"(g) Persons whose professional services are performed under the supervision or by order of or referral from a [physician];
. . . .
"(m) Nurses practicing their profession when licensed and practicing under and in accordance with the provisions of article 11 of chapter 65 of the Kansas Statutes Annotated, or amendments thereto, and any interpretation thereof by the supreme court of this state."(12)
Subsection (m), recognizes that the practice of nursing can encompass acts that constitute the practice of the healing arts. However, as discussed above, K.S.A. 65-1130 and K.S.A. 65-1158 do not authorize a CRNA to issue orders for medication or diagnostic testing. Accordingly, subsection (m) does not allow a CRNA to issue such orders.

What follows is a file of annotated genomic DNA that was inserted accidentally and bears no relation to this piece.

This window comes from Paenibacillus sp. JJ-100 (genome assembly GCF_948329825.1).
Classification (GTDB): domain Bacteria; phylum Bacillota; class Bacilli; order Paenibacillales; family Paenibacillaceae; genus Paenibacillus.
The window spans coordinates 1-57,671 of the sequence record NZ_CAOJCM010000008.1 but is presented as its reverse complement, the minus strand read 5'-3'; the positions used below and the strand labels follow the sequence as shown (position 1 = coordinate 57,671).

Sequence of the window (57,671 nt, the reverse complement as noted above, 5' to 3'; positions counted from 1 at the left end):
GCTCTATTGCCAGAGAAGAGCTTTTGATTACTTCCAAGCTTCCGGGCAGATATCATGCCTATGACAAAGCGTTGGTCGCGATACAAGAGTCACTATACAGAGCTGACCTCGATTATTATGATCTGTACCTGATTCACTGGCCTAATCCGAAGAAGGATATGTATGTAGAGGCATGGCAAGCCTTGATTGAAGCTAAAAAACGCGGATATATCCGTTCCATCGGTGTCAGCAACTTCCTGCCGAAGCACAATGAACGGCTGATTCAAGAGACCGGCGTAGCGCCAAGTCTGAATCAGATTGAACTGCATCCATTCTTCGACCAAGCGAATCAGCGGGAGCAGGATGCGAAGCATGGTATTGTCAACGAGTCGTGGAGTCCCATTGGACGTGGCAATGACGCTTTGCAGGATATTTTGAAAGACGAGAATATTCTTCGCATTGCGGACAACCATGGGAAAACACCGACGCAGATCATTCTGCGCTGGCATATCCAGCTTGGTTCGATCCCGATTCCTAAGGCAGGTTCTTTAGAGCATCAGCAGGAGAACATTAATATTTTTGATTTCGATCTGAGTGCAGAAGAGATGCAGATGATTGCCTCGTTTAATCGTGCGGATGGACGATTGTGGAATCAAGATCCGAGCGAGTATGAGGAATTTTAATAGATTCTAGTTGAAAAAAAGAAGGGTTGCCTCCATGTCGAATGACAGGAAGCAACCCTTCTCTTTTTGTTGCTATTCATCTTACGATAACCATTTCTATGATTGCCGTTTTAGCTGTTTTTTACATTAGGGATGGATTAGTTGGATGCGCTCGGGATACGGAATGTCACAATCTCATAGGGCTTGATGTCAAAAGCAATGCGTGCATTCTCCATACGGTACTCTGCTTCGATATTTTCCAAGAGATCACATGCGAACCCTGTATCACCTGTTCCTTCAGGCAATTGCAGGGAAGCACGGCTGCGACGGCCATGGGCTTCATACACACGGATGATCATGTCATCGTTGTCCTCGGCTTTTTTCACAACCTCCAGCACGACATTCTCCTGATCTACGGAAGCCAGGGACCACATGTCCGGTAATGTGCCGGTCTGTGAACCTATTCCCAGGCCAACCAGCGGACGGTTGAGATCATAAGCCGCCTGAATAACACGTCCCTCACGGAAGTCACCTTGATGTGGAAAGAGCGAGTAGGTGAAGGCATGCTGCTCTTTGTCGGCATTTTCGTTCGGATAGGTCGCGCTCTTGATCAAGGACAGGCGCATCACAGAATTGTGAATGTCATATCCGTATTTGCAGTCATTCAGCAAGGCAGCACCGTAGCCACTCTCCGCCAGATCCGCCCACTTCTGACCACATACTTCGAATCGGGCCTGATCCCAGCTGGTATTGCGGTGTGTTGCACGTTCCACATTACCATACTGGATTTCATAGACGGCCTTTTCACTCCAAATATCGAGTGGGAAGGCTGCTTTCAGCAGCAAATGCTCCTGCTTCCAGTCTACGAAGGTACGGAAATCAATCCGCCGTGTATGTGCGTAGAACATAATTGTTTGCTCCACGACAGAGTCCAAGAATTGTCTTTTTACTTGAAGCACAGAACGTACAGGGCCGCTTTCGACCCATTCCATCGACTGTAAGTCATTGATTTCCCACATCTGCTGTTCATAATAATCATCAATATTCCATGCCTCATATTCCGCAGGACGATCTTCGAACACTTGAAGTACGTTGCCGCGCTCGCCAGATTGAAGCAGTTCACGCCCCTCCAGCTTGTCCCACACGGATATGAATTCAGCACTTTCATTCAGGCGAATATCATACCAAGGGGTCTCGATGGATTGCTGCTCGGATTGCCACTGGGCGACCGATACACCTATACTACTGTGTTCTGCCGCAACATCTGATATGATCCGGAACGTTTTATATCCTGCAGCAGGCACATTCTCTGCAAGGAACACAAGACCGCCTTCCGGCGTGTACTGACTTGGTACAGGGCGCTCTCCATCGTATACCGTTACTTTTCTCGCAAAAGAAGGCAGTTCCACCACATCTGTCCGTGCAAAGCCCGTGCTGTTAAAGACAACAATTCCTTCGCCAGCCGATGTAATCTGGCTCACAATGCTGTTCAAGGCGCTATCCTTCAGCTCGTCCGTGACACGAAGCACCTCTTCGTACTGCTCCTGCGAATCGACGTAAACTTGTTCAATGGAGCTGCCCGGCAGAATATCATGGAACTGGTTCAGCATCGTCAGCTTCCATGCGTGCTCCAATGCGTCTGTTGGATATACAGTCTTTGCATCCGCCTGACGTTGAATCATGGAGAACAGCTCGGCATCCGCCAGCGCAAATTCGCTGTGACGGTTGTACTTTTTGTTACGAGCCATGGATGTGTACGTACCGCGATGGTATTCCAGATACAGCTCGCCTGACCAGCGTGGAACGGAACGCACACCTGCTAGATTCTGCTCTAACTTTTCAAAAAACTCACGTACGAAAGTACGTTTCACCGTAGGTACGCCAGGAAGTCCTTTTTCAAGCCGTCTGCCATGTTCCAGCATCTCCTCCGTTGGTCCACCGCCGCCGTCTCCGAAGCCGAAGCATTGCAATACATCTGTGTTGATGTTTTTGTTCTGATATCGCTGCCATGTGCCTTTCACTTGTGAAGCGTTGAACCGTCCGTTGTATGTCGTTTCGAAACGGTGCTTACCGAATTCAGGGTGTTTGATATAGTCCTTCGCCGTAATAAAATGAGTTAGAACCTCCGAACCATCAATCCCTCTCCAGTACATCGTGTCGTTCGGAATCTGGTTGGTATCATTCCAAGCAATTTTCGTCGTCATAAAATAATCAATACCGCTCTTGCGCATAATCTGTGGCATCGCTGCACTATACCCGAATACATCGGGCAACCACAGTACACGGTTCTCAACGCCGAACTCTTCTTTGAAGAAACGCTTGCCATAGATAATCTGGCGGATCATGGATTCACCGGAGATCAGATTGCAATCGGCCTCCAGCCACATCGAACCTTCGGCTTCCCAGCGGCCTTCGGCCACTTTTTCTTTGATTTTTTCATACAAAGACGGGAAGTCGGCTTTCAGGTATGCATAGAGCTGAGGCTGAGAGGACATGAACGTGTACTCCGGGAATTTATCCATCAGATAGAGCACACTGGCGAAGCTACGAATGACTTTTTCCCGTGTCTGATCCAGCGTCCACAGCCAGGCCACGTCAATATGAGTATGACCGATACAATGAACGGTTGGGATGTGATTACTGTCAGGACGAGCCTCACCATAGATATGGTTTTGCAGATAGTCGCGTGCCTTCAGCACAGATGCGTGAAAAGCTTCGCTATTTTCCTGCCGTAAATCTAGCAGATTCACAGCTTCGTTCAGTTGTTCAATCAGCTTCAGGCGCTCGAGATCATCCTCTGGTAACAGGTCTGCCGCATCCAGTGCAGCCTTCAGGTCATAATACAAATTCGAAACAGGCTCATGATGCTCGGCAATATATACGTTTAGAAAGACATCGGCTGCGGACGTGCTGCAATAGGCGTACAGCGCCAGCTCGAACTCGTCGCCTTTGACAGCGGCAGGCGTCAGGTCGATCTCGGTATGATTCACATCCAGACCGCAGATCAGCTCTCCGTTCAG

As subsection (m) does not apply, the next determination is whether subsection (g) applies. Subsection (g) appears to allow a person to practice the healing arts if acting pursuant to a physician's order or if the physician delegates the activity to the person. However, K.S.A. 2007 Supp. 65-28,127 places certain strictures on a physician ordering others to engage in activities constituting the practice of the healing arts.
K.S.A. 2007 Supp. 65-28,127, in part:
"(a) Every responsible [physician] who directs, supervises, orders, refers, accepts responsibility for, enters into practice protocols with, or who delegates acts which constitute the practice of the healing arts to other persons shall:
. . . .
"(3) direct, supervise, order, refer, enter into a practice protocol with, or delegate to such persons only those acts and functions which the responsible [physician] knows or has reason to believe such person is competent and authorized by law to perform;